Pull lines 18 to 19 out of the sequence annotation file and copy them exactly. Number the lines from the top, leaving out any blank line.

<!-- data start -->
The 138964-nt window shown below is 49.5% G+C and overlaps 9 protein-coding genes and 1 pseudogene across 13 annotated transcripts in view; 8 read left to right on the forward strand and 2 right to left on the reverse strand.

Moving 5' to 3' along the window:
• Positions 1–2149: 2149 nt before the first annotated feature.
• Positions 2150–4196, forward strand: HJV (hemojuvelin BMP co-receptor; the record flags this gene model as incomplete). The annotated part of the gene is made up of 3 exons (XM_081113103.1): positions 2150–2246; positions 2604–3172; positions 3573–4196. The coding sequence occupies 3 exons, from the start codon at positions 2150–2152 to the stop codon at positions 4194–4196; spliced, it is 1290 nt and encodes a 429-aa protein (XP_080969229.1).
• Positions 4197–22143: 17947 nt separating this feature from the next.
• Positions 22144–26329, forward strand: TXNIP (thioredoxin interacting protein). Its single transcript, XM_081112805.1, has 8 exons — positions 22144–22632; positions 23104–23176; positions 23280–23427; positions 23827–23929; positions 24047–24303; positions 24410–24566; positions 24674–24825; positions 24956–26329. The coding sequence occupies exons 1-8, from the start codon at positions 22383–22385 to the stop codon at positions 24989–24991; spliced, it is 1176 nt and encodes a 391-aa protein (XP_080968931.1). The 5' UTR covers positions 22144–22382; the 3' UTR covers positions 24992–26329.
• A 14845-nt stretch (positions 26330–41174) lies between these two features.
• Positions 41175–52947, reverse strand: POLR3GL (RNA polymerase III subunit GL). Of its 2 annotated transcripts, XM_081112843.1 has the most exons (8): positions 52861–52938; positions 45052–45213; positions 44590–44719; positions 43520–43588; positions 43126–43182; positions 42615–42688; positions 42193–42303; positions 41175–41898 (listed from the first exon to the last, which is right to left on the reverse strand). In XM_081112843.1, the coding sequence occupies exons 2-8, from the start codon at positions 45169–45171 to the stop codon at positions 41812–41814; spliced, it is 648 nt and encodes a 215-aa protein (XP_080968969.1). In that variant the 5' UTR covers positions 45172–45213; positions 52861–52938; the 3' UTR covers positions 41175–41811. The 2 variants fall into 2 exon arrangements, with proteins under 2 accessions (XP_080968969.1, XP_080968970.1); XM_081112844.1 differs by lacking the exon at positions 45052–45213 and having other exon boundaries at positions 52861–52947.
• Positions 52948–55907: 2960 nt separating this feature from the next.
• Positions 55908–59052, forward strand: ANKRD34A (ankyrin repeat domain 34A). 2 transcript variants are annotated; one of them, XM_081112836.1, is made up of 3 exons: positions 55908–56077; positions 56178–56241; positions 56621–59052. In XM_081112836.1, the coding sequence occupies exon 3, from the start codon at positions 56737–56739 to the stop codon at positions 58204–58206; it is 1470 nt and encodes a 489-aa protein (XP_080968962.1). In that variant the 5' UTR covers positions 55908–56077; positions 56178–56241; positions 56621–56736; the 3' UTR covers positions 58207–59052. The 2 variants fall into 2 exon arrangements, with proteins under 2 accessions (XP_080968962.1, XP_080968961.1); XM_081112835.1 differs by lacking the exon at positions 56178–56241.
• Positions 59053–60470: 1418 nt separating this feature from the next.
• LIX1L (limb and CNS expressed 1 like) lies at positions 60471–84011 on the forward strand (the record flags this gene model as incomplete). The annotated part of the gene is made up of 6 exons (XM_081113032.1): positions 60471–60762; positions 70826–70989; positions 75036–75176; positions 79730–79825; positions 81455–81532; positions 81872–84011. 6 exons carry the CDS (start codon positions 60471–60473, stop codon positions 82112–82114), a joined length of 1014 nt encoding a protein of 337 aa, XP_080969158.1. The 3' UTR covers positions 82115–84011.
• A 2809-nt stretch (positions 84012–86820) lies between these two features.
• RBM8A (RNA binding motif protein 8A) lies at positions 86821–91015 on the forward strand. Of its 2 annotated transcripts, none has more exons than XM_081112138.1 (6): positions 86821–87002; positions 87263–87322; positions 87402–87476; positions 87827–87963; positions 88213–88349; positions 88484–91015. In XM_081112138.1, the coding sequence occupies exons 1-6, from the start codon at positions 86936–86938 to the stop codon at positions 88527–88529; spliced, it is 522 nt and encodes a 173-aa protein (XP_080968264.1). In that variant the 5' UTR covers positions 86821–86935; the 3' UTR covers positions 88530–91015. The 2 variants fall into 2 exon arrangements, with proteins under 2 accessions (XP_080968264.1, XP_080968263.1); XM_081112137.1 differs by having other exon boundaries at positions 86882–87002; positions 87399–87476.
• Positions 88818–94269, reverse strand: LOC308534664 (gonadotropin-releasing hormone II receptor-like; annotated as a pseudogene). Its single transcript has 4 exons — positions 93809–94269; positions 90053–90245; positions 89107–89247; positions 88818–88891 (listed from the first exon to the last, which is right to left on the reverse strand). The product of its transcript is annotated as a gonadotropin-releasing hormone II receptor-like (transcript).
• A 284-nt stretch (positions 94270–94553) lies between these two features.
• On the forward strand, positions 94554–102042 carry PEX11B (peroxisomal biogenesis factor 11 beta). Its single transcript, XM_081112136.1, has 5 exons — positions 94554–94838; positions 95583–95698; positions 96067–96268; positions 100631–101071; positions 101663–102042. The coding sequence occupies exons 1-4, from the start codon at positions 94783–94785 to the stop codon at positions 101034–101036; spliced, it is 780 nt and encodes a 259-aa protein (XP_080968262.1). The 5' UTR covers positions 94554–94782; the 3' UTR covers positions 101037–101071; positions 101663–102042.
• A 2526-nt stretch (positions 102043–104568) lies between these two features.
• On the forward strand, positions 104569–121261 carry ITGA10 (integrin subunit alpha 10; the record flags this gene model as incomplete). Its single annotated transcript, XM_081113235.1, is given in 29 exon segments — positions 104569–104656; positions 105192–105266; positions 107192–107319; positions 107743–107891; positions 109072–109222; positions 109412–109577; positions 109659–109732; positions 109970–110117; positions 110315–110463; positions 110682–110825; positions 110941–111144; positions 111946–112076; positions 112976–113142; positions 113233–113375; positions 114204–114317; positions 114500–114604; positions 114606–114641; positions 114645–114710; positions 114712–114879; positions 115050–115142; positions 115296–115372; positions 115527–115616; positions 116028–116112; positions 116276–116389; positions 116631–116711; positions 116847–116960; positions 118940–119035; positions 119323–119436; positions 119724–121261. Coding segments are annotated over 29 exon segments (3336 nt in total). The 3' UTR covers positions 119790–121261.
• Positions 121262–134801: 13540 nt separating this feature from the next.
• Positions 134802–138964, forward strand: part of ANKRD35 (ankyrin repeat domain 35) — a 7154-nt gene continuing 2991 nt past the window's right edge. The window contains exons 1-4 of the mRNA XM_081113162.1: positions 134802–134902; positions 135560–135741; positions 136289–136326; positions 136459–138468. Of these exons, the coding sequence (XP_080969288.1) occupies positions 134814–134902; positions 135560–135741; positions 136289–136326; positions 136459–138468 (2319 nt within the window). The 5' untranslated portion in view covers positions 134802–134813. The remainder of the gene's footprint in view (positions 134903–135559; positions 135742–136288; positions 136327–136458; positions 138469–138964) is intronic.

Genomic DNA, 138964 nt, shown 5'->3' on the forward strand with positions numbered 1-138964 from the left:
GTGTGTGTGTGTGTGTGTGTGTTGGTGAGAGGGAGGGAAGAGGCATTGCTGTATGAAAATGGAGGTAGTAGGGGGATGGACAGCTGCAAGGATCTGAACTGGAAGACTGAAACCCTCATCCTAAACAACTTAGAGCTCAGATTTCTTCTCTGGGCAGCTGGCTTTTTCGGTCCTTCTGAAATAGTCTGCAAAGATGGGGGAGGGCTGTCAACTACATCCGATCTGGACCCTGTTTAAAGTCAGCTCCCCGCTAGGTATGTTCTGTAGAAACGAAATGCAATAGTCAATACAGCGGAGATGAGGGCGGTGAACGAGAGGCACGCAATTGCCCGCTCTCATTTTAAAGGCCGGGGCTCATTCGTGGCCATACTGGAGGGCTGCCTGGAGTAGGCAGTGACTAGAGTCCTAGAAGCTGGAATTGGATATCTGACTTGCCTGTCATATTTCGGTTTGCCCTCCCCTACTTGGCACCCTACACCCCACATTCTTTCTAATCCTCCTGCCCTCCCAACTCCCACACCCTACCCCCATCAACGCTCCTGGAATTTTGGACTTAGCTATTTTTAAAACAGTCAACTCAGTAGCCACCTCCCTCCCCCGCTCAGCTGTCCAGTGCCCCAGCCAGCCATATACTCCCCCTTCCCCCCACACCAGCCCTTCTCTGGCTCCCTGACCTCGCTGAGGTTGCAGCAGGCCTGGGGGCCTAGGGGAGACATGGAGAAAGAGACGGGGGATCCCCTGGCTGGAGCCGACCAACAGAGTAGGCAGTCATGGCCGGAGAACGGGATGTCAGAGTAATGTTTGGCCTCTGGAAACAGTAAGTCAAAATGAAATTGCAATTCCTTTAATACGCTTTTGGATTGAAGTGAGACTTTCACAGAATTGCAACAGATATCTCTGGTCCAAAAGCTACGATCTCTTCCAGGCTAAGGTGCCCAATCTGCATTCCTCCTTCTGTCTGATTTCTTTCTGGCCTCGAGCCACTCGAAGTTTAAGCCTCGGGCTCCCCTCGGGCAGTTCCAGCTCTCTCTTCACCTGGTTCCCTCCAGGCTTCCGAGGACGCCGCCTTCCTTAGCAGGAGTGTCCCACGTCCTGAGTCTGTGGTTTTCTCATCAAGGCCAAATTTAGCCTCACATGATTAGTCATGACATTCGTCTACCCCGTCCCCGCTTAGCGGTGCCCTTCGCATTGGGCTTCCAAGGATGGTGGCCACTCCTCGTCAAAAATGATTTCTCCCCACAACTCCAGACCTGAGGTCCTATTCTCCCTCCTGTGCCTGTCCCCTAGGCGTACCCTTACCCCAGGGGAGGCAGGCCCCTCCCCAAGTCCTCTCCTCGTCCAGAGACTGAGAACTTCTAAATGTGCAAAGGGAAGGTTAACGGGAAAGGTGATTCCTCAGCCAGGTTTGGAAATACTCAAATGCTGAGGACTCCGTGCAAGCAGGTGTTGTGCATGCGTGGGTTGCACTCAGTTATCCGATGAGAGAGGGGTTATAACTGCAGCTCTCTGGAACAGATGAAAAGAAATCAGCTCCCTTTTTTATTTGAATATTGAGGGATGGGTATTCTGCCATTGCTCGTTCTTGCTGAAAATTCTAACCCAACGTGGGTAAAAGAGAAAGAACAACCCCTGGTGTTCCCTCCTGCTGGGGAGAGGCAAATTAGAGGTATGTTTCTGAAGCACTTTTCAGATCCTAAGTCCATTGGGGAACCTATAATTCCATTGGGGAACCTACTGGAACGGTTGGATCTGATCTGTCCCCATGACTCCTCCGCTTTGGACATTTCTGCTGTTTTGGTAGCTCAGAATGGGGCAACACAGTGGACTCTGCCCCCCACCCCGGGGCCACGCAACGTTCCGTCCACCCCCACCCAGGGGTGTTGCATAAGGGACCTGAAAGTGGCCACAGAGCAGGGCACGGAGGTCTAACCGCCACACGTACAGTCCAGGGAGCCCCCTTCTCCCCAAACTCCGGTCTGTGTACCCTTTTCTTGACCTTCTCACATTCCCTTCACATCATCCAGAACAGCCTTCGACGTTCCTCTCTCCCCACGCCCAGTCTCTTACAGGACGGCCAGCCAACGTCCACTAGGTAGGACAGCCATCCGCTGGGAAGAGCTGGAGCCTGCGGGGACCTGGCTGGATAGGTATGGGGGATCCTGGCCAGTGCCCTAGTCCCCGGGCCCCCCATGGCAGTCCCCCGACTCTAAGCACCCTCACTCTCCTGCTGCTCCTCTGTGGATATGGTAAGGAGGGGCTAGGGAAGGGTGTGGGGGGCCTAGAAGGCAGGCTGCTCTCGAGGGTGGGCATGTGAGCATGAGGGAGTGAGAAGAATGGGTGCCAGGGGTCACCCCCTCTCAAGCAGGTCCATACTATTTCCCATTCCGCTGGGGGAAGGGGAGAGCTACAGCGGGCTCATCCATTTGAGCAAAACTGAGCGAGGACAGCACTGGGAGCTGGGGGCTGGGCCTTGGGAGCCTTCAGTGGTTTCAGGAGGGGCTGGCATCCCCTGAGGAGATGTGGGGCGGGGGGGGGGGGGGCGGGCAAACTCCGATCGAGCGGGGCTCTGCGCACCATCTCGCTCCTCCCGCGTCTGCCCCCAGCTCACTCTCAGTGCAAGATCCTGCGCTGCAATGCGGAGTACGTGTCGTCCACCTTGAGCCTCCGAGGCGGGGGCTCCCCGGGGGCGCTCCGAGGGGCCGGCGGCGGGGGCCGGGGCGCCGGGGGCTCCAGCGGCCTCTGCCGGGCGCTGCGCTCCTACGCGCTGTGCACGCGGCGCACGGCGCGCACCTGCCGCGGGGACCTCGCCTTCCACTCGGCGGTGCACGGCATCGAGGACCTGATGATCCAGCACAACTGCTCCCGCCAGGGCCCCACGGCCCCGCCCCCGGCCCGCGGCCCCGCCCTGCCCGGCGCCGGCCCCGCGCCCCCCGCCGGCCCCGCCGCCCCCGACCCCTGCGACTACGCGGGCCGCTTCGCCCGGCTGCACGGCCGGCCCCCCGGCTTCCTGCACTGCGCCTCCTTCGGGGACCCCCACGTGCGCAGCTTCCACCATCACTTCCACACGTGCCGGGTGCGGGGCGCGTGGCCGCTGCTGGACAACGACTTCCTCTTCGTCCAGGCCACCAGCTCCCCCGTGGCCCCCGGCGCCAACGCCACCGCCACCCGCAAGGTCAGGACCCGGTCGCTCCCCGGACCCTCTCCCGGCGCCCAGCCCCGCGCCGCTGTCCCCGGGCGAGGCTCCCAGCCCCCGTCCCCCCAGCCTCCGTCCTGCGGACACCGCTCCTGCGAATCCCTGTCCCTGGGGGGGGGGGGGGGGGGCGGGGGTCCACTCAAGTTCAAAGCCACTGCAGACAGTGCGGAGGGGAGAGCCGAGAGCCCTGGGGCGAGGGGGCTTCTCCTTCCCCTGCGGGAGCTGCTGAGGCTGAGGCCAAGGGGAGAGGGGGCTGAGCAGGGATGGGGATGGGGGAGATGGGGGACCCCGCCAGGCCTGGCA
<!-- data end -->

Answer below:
• A 2526-nt stretch (positions 102043–104568) lies between these two features.
• On the forward strand, positions 104569–121261 carry ITGA10 (integrin subunit alpha 10; the record flags this gene model as incomplete). Its single annotated transcript, XM_081113235.1, is given in 29 exon segments — positions 104569–104656; positions 105192–105266; positions 107192–107319; positions 107743–107891; positions 109072–109222; positions 109412–109577; positions 109659–109732; positions 109970–110117; positions 110315–110463; positions 110682–110825; positions 110941–111144; positions 111946–112076; positions 112976–113142; positions 113233–113375; positions 114204–114317; positions 114500–114604; positions 114606–114641; positions 114645–114710; positions 114712–114879; positions 115050–115142; positions 115296–115372; positions 115527–115616; positions 116028–116112; positions 116276–116389; positions 116631–116711; positions 116847–116960; positions 118940–119035; positions 119323–119436; positions 119724–121261. Coding segments are annotated over 29 exon segments (3336 nt in total). The 3' UTR covers positions 119790–121261.